When you think of mentoring, what picture do you conjure up in your mind? Many people think of a picture of a mature executive providing guidance and support to a young, inexperienced person at the early stages of their career.
Whilst this more traditional image of the mentor-mentee relationship is not necessarily a thing of the past, it is a model that is rapidly becoming dated and replaced with new models. Let me share with you some of my thoughts and experiences of mentoring.
There are lots of myths surrounding mentoring, so let’s dispel some of them.
1. You have to find one perfect mentor
Wrong. People can have different mentors at different stages of their career and different mentors to help with different challenges. The value of a mentor lies in the help and insight they can bring to bear in the context of the needs of the mentee. I have needed a mentor to help me to explore how best to take Exponential into new international markets and how to develop a web-based marketing strategy. Rather than find the one perfect mentor, I found two.
Some of the best mentors I have had have not always ‘been there and done it’, but they have been able to apply their broad experience, skills and wisdom to the scenario. I have one long term mentor whom I meet with every couple of years and other mentors who I turn to for specific support.
2. Mentoring is a formal long-term relationship
Today’s world moves fast, people change jobs and careers more often and the range and type of issues people face change from week to week. Mentoring can be a one-hour mentoring session. Mentoring does not have to be a six-month or year-long event.
Instead of focusing on the long term, think of mentoring as something you access when you need it. I like to think of mentoring as being more like Twitter and less like blogging: I would rather have a series of short mentoring conversations or Tweets when I need them rather than having to write a regular and more lengthy blog.
All successful mentoring relationships whether a long term or a short term relationship are built on trust, respect and chemistry.
3. Mentoring is only for junior people
Rubbish, mentoring is for anyone who needs it! There have been lots of points in my career when I have benefited from having a mentor and I still use mentors.
I have used mentors to help me move from being employed to setting up my own business; to help me to develop Exponential’s export strategy; and to help with the management of complex personnel issues. I have also used mentors from my personal network outside of my business network such as the time I met with the vicar of my church to make some difficult business decisions.
4. Mentors tell you what to do
The poor ones might do, but the better ones help you to figure out what to do and how you want to do it. I learned a valuable lesson from my accountant. When I asked if I needed to change from a partnership to a limited company structure at the end of my Company’s first year of trading, he said it was too soon. One year later and faced with a massive personal tax bill, he said, “In hindsight, we should have set up a limited company”. I pointed out I did suggest this. He responded, “I only offered my advice, the final decision was of course yours!”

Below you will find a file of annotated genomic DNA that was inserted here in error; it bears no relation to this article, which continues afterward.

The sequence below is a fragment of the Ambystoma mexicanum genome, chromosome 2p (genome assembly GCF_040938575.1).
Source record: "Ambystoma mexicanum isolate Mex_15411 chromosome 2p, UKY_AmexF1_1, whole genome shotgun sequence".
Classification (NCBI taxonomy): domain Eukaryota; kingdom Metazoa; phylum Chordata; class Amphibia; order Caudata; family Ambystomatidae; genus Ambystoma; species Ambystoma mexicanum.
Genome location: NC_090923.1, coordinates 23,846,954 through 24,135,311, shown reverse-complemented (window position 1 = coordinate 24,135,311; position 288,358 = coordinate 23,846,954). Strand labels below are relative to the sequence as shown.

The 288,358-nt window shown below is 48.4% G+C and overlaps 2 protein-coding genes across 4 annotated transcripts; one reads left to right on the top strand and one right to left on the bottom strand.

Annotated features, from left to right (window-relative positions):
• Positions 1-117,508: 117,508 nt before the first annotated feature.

Effective mentors share their knowledge, skills and insight, but they do not make decisions, tell or impose. They challenge and act as a critical friend, but do not mistake their ideas, opinions or inputs as decisions – only the mentee can make decisions.
5. Mentoring is something experienced people do out of the goodness of their hearts
Yes, it can be an honour to ask someone to be your mentor, but it can be useful for both parties. Before seeking out a mentor, think about what you have to offer them. Can you bring valuable contacts or information that might help them? I have offered mentoring to people and organisations to help me with my own personal development. Working as a mentor to the Young Enterprise organisation in the UK served to help me hone my group coaching skills; mentoring a manager in an online marketing business enabled me to learn about how I could improve my company’s e-marketing effectiveness.
If the relationship is all one way, it is not working as it should.
Do you Need Mentoring?
Having dispelled some myths about mentoring, would you benefit from being mentored? The place to start is with self-assessment and to find out what challenges are in front of you right now and why. Then ask yourself, do you have the relational resources to handle those challenges? If you do not, then it may be time to seek out a mentor or several. Remember that mentoring can take many shapes and forms: the key is to find the right kind of advice from the right person at the right time.
Finally, for me, great mentors have a great chemistry with their mentees and also get something out of the relationship. Mentoring is increasingly becoming a management tool and therefore increasingly managers are equipping themselves with the skills to be able to offer mentoring to others as well as seeking out their own mentors.
Become a Mentor
If you feel you have something to offer and are interested in developing your skills as a Mentor then why not consider one of our Coaching & Mentoring qualifications?
Today managers need to be equipped with an array of coaching and mentoring tools and techniques in order to manage and support the performance of teams and individuals. Our qualifications are packed with simple and effective tools and resources, these professional coaching and mentoring qualifications are ideal for those wanting to become effective as a coach or mentor.